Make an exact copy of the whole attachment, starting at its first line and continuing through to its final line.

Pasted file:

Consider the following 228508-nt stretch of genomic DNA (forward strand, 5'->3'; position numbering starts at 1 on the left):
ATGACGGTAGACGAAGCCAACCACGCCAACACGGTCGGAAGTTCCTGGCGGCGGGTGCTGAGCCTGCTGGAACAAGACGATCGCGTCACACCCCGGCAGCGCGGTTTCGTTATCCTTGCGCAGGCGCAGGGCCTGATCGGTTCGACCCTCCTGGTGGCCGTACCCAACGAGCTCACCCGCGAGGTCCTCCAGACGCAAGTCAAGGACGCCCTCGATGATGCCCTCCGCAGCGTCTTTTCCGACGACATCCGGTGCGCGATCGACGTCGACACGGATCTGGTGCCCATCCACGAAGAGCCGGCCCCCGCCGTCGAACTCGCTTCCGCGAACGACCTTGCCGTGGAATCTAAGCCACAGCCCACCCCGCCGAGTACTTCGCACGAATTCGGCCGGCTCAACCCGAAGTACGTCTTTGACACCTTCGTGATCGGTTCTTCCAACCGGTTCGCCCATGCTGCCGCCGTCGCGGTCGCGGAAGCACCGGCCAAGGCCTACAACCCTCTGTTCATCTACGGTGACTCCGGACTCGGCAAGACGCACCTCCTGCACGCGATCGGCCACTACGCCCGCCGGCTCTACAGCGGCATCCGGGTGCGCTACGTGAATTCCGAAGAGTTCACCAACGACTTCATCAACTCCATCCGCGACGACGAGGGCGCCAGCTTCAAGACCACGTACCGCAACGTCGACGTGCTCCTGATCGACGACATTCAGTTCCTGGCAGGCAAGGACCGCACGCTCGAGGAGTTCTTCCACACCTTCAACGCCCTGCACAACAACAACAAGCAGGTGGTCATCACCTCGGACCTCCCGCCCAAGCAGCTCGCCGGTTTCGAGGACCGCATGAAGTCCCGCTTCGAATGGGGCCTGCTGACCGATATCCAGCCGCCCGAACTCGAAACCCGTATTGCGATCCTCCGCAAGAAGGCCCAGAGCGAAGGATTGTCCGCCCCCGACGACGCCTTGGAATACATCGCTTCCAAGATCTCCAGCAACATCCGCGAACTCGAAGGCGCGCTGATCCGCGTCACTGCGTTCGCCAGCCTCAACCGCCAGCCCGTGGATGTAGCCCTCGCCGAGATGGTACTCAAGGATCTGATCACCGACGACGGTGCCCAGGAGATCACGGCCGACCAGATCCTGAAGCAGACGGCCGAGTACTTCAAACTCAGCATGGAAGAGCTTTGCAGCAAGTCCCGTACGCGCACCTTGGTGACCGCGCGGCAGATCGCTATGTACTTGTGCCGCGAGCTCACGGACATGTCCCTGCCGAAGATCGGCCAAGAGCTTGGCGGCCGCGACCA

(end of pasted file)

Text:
Consider the following 228508-nt stretch of genomic DNA (forward strand, 5'->3'; position numbering starts at 1 on the left):
ATGACGGTAGACGAAGCCAACCACGCCAACACGGTCGGAAGTTCCTGGCGGCGGGTGCTGAGCCTGCTGGAACAAGACGATCGCGTCACACCCCGGCAGCGCGGTTTCGTTATCCTTGCGCAGGCGCAGGGCCTGATCGGTTCGACCCTCCTGGTGGCCGTACCCAACGAGCTCACCCGCGAGGTCCTCCAGACGCAAGTCAAGGACGCCCTCGATGATGCCCTCCGCAGCGTCTTTTCCGACGACATCCGGTGCGCGATCGACGTCGACACGGATCTGGTGCCCATCCACGAAGAGCCGGCCCCCGCCGTCGAACTCGCTTCCGCGAACGACCTTGCCGTGGAATCTAAGCCACAGCCCACCCCGCCGAGTACTTCGCACGAATTCGGCCGGCTCAACCCGAAGTACGTCTTTGACACCTTCGTGATCGGTTCTTCCAACCGGTTCGCCCATGCTGCCGCCGTCGCGGTCGCGGAAGCACCGGCCAAGGCCTACAACCCTCTGTTCATCTACGGTGACTCCGGACTCGGCAAGACGCACCTCCTGCACGCGATCGGCCACTACGCCCGCCGGCTCTACAGCGGCATCCGGGTGCGCTACGTGAATTCCGAAGAGTTCACCAACGACTTCATCAACTCCATCCGCGACGACGAGGGCGCCAGCTTCAAGACCACGTACCGCAACGTCGACGTGCTCCTGATCGACGACATTCAGTTCCTGGCAGGCAAGGACCGCACGCTCGAGGAGTTCTTCCACACCTTCAACGCCCTGCACAACAACAACAAGCAGGTGGTCATCACCTCGGACCTCCCGCCCAAGCAGCTCGCCGGTTTCGAGGACCGCATGAAGTCCCGCTTCGAATGGGGCCTGCTGACCGATATCCAGCCGCCCGAACTCGAAACCCGTATTGCGATCCTCCGCAAGAAGGCCCAGAGCGAAGGATTGTCCGCCCCCGACGACGCCTTGGAATACATCGCTTCCAAGATCTCCAGCAACATCCGCGAACTCGAAGGCGCGCTGATCCGCGTCACTGCGTTCGCCAGCCTCAACCGCCAGCCCGTGGATGTAGCCCTCGCCGAGATGGTACTCAAGGATCTGATCACCGACGACGGTGCCCAGGAGATCACGGCCGACCAGATCCTGAAGCAGACGGCCGAGTACTTCAAACTCAGCATGGAAGAGCTTTGCAGCAAGTCCCGTACGCGCACCTTGGTGACCGCGCGGCAGATCGCTATGTACTTGTGCCGCGAGCTCACGGACATGTCCCTGCCGAAGATCGGCCAAGAGCTTGGCGGCCGCGACCA